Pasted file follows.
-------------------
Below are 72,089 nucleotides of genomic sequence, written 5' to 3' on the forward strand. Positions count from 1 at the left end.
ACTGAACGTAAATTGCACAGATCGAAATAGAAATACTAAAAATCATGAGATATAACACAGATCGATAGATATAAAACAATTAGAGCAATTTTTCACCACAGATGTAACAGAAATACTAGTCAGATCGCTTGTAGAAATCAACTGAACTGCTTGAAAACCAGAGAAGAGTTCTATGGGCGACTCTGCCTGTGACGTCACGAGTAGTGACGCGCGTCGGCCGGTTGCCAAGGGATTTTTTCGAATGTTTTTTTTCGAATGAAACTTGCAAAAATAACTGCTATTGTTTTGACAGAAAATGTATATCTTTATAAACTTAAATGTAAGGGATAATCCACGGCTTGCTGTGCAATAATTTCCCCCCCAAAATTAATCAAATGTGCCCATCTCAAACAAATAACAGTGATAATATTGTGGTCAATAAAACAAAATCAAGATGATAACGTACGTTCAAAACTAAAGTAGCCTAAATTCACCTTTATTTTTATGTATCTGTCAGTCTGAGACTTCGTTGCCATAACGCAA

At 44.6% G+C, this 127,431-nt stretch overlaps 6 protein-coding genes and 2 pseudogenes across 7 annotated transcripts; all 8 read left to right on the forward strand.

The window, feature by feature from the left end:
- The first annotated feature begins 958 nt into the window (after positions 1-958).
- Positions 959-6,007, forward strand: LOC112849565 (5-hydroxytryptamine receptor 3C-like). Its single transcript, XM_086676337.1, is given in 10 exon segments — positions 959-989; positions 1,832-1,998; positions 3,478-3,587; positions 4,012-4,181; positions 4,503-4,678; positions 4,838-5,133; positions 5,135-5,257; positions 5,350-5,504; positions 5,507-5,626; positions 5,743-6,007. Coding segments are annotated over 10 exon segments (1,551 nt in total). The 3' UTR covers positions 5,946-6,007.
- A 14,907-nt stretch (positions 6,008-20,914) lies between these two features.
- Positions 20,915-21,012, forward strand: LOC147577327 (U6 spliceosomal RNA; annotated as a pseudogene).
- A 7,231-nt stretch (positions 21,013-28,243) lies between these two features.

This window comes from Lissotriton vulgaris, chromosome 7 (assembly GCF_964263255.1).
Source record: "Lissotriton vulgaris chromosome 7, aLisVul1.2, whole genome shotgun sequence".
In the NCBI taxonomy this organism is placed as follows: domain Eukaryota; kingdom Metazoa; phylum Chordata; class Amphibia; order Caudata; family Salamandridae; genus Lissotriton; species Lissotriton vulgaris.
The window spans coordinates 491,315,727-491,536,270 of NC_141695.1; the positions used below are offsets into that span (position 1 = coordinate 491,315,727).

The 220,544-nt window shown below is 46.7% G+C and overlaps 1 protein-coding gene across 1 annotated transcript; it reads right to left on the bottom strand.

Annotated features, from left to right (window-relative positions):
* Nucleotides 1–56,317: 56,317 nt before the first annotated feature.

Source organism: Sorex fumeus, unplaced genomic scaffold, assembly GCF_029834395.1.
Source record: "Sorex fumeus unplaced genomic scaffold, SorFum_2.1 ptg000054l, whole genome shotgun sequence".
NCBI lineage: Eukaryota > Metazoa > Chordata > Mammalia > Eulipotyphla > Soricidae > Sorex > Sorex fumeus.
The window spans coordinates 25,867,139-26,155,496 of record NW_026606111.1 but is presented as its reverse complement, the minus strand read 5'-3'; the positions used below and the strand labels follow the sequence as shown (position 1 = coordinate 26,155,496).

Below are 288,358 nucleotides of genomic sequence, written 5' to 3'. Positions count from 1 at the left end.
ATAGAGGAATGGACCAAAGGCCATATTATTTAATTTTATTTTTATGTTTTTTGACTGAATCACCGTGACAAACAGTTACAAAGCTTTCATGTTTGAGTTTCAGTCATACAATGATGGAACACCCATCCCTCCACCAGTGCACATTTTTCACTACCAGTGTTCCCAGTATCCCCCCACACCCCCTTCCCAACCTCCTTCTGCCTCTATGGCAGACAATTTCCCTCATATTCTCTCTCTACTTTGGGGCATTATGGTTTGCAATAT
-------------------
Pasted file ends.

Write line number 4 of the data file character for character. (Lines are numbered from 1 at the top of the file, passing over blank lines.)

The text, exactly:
The window, feature by feature from the left end: